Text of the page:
|Ministry of Education and Research|
|Minister of Education and Research||Jevgeni Ossinovski|
|National education budget (2006)|
|Budget||4.12 billion EEK|
The history of formal education in Estonia dates back to the 13–14th centuries when the first monastic and cathedral schools were founded. The first primer in the Estonian language was published in 1575. The oldest university is the University of Tartu which was established by the Swedish king Gustav II Adolf in 1632. In 1919, university courses were first taught in the Estonian language.
Today's education in Estonia is divided into general, vocational and hobby education. The education system is based on four levels which include the pre-school, basic, secondary and higher education. A wide network of schools and supporting educational institutions has been established. The Estonian educational system consists of state, municipal, public and private educational institutions. There are currently 589 schools in Estonia.
Academic higher education in Estonia is divided into three levels: bachelor’s studies, master’s studies, and doctoral studies. In some specialties (basic medical studies, veterinary, pharmacy, dentistry, architect-engineer and a classroom teacher program) the Bachelors and Master’s levels are integrated into one unit. Estonian public universities have significantly more autonomy than applied higher education institutions. In addition to organizing the academic life of the university, universities can create new curricula, establish admission terms and conditions, approve the budget, approve the development plan, elect the rector and make restricted decisions in matters concerning assets. Estonia has a moderate number of public and private universities. The largest public universities are Tartu University, Tallinn University of Technology, Tallinn University, Estonian University of Life Sciences, Estonian Academy of Arts, Estonian Academy of Music and Theatre and the largest private university is the International University of Audentes.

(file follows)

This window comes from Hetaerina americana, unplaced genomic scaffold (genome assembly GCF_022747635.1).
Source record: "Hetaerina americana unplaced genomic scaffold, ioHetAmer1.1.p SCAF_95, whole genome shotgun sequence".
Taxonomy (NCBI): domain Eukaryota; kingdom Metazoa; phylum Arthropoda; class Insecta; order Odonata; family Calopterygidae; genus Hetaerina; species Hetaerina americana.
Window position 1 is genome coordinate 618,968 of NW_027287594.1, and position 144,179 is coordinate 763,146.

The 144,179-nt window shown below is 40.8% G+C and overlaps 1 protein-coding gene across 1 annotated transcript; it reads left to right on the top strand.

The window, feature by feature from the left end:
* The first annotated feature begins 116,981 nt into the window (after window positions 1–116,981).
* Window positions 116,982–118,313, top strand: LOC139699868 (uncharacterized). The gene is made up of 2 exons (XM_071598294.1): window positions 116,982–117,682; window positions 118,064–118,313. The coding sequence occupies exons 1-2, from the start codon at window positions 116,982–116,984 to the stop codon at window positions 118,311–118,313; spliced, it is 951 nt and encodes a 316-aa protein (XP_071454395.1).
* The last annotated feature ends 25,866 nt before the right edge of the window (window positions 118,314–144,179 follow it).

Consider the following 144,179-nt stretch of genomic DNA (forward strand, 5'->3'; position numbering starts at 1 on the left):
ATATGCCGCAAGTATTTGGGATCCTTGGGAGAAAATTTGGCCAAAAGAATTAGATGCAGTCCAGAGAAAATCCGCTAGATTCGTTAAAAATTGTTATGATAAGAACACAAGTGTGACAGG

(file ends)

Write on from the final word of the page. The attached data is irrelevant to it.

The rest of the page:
The Estonian Academy of Sciences is Estonia's national academy of science. The IT industry of Estonia in late 1950s as the first computer centers were established in Tartu and Tallinn. Estonian specialists contributed in the development of software engineering standards for different ministries of the Soviet Union during the 1980s.
Basic Comprehensive education
The basic compulsory educational system in Estonia is the nine-year comprehensive school (Estonian põhikool, "basic school"), for which school attendance is mandatory (homeschooling is allowed, but rare).
First three grades of primary school are called Algkool which can be translated as "beginning school" and can be confused with primary school. In some low density population areas Algkool is the only school available and students enter primary school in a bigger town.
- 1st grade: 7–8 years
- 2nd grade: 8–9 years
- 3rd grade: 9–10 years
- 4th grade: 10–11 years
- 5th grade: 11–12 years
- 6th grade: 12–13 years
- 7th grade: 13–14 years
- 8th grade: 14–15 years
- 9th grade: 15–16 years
- Ministry of Education and Research
- List of schools in Estonia, (English)
- "National summary sheets on education systems in Europe and ongoing reforms: Estonia". Eurydice. February 2009. Retrieved 2009-09-19.
- Implementation of Bologna Declaration in Estonia
- A. Kalja, J. Pruuden, B. Tamm, E. Tyugu, Two Families of Knowledge Based CAD Environments. In: Software for Manufacturing (North-Holland), 1989, pp 125-134
- H. Jaakkola, A. Kalja, Estonian Information Technology Policy in Government, Industry and Research. In: Technology Management: Strategies and Applications. (Vol. 3, No. 3), 1997, pp 299-307
- Information on education in Estonia, OECD - Contains indicators and information about Estonia and how it compares to other OECD and non-OECD countries
- Diagram of Estonian education system, OECD - Using 1997 ISCED classification of programmes and typical ages. Also in country language